redhis.unipv.it
The aim of Redhis is a new appreciation of Roman legal culture in Late Antiquity. The project focuses on the elements which display the persistence of an high-level …

In line with the goals of the project, the appointee will be asked to contribute several well-researched chapters, written in English, to an extensive collaborative volume on the circulation, use, and reception of Roman juristic writings in Late Antiquity. Depending on her/his precise qualifications, the appointee may also be asked to contribute to the project’s annotated corpus of juristic papyri.

In pursuing her/his research, the appointed applicant will be supervised by the Principal Investigator. She/he will collaborate with other staff and post-doctoral researchers in an interdisciplinary working group. Place of work: University of Pavia, Pavia (Italy).

Preference will be given to applicants who hold a PhD awarded by a University from outside Italy, with a doctoral dissertation in one of the following scholarly areas: Classical Philology, Palaeography, Papyrology, Ancient History, Latin, and/or Roman law. The doctoral dissertation has to show that the applicant is competent in and comfortable with applying a philological approach to the study of Roman legal texts, in Latin and Greek, in order to contribute fruitfully to the research objectives of REDHIS. We are looking for someone with experience in writing in (and translating into) English.

The closing date for applications is 9 January 2017 at 12:00 noon (CET). Applicants are advised to make sure that their applications comply with Italian regulations as laid out in the official “bando” of this post (especially art. 4), which can be found in Italian and English at http://www-5.unipv.it/alboufficiale/files/001864443-UNPVCLE-f7737827-a4a1-4f32-a4ea-67dade9a82c6-000.pdf.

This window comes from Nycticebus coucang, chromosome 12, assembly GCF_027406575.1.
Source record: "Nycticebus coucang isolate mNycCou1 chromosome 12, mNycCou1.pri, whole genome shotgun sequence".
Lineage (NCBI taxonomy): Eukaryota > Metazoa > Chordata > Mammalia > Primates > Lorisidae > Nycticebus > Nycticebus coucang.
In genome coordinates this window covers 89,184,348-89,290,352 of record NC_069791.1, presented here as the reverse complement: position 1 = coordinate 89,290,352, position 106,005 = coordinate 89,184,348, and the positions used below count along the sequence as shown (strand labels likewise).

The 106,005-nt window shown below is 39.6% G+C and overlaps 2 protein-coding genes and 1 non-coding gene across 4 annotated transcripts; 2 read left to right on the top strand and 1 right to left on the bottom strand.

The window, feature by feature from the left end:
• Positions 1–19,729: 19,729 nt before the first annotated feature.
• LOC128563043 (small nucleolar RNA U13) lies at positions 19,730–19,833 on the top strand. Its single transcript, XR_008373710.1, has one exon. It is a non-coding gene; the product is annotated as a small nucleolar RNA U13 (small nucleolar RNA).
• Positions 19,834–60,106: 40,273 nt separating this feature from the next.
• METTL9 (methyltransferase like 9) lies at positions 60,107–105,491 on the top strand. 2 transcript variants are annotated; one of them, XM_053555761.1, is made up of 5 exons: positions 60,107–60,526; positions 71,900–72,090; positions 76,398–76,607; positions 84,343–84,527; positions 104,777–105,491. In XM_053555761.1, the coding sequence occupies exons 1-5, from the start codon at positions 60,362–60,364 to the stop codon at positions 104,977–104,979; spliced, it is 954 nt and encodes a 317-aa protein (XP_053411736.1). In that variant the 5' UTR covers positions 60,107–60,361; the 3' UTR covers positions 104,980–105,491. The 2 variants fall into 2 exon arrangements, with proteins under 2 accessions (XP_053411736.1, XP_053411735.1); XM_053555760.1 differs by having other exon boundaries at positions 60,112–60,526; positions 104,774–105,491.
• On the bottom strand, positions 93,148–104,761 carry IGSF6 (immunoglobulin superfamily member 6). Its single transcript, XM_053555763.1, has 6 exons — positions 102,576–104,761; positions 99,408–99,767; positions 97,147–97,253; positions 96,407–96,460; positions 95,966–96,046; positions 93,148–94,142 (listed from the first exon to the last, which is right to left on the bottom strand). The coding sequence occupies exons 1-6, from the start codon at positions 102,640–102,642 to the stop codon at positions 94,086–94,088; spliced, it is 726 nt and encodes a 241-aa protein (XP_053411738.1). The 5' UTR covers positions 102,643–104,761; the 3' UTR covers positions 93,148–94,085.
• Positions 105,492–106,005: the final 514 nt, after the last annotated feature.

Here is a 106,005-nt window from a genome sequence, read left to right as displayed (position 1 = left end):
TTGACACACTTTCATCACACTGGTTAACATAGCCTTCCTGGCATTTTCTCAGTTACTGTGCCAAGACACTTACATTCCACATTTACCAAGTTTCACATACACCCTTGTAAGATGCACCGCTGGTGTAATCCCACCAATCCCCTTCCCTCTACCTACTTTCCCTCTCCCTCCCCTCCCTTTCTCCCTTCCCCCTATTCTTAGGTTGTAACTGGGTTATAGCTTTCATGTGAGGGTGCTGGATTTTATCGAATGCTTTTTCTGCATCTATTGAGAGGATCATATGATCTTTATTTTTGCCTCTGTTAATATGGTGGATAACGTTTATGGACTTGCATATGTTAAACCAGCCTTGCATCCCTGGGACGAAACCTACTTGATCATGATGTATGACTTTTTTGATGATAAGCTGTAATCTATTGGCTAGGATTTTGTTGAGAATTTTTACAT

In case you have any questions or require assistance of any kind with the formalities, please do not hesitate to contact Dr. Matthijs Wibier (mh.wibier@unipv.it).

Further informal enquiries may be directed to Prof. Dario Mantovani (dario.mantovani@unipv.it)

Our students win prizes!

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Following the good news of Dr. Karen Baston’s nomination for a book prize, this blogger is delighted to congratulate Mr Kenneth Young and Mr Glauco Longoni. Mr Young won the Muirhead prize for the best overall performance in Civil law ordinary, while Mr Longoni won the forensic essay prize. Unfortunately, Mr Young could not attend the ceremony, so here follows two pictures of Mr Longoni accepting his prize.